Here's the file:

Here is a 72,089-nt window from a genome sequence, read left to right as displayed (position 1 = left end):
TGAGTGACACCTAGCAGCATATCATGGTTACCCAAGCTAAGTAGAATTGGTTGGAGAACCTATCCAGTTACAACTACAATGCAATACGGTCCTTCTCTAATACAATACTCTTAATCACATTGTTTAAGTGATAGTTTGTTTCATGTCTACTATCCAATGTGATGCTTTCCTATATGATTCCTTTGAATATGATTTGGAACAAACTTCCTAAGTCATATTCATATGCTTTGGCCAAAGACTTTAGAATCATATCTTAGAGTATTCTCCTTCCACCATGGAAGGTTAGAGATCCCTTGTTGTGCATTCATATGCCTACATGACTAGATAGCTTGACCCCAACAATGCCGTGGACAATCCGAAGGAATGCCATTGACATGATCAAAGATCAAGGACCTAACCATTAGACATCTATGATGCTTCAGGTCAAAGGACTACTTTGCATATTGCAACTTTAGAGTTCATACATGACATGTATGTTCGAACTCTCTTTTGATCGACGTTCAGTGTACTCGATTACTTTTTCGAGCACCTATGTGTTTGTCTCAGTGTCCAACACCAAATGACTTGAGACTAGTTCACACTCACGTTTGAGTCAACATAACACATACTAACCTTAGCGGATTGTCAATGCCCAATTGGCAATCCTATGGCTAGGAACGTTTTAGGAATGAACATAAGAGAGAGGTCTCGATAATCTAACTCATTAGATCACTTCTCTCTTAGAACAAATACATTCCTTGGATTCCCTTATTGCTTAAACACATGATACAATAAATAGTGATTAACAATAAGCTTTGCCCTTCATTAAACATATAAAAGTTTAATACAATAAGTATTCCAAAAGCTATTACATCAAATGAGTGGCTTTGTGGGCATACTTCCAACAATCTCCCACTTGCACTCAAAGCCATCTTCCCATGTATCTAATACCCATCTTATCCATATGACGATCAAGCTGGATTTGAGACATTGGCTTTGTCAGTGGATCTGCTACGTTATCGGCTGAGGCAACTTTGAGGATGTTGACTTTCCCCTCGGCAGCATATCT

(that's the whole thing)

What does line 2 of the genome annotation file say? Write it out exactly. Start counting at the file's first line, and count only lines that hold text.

TGAGTGACACCTAGCAGCATATCATGGTTACCCAAGCTAAGTAGAATTGGTTGGAGAACCTATCCAGTTACAACTACAATGCAATACGGTCCTTCTCTAATACAATACTCTTAATCACATTGTTTAAGTGATAGTTTGTTTCATGTCTACTATCCAATGTGATGCTTTCCTATATGATTCCTTTGAATATGATTTGGAACAAACTTCCTAAGTCATATTCATATGCTTTGGCCAAAGACTTTAGAATCATATCTTAGAGTATTCTCCTTCCACCATGGAAGGTTAGAGATCCCTTGTTGTGCATTCATATGCCTACATGACTAGATAGCTTGACCCCAACAATGCCGTGGACAATCCGAAGGAATGCCATTGACATGATCAAAGATCAAGGACCTAACCATTAGACATCTATGATGCTTCAGGTCAAAGGACTACTTTGCATATTGCAACTTTAGAGTTCATACATGACATGTATGTTCGAACTCTCTTTTGATCGACGTTCAGTGTACTCGATTACTTTTTCGAGCACCTATGTGTTTGTCTCAGTGTCCAACACCAAATGACTTGAGACTAGTTCACACTCACGTTTGAGTCAACATAACACATACTAACCTTAGCGGATTGTCAATGCCCAATTGGCAATCCTATGGCTAGGAACGTTTTAGGAATGAACATAAGAGAGAGGTCTCGATAATCTAACTCATTAGATCACTTCTCTCTTAGAACAAATACATTCCTTGGATTCCCTTATTGCTTAAACACATGATACAATAAATAGTGATTAACAATAAGCTTTGCCCTTCATTAAACATATAAAAGTTTAATACAATAAGTATTCCAAAAGCTATTACATCAAATGAGTGGCTTTGTGGGCATACTTCCAACAATCTCCCACTTGCACTCAAAGCCATCTTCCCATGTATCTAATACCCATCTTATCCATATGACGATCAAGCTGGATTTGAGACATTGGCTTTGTCAGTGGATCTGCTACGTTATCGGCTGAGGCAACTTTGAGGATGTTGACTTTCCCCTCGGCAGCATATCT